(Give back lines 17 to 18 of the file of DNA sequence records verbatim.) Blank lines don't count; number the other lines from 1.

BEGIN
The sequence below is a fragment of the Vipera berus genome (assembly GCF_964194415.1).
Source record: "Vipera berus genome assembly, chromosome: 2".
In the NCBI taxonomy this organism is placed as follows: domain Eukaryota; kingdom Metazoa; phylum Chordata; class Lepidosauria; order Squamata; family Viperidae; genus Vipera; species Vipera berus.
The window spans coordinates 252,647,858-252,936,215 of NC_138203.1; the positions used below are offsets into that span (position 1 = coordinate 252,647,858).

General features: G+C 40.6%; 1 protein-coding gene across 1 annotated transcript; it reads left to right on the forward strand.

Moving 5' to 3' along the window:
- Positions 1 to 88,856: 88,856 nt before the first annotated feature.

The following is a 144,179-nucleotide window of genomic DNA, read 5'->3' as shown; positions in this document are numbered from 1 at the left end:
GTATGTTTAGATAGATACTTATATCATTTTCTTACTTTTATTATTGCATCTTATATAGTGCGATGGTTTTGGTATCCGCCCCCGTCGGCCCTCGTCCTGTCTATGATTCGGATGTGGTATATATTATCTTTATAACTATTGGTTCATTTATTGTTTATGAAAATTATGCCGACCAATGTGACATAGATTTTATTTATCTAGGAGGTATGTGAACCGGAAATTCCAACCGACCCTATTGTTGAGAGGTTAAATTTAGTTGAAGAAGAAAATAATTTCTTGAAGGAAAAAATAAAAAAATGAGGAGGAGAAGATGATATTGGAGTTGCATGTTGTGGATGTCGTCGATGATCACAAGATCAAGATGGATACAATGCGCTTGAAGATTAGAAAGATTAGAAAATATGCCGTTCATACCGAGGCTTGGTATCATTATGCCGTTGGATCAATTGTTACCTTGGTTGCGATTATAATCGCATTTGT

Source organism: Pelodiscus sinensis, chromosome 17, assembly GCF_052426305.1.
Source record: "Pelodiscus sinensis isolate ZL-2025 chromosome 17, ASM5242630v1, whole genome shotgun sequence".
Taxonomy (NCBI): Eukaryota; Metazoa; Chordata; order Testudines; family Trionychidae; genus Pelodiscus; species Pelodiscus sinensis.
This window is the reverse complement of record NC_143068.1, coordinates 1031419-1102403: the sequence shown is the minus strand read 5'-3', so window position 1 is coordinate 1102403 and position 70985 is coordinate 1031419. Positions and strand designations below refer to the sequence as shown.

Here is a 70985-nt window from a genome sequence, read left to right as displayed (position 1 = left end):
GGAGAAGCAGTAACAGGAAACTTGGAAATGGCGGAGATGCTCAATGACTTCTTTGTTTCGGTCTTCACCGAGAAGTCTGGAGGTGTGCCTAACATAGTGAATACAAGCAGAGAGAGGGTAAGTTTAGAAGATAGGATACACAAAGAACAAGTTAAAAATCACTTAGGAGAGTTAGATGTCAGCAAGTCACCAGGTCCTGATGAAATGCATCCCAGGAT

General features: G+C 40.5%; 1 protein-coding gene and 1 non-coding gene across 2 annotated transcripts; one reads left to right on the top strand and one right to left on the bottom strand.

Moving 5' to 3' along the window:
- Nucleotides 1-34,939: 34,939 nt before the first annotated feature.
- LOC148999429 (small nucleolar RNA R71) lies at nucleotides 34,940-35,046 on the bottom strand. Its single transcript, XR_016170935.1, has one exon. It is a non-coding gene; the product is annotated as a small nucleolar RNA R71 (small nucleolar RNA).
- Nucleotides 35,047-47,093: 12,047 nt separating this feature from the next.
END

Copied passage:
Moving 5' to 3' along the window:
- Nucleotides 1-34,939: 34,939 nt before the first annotated feature.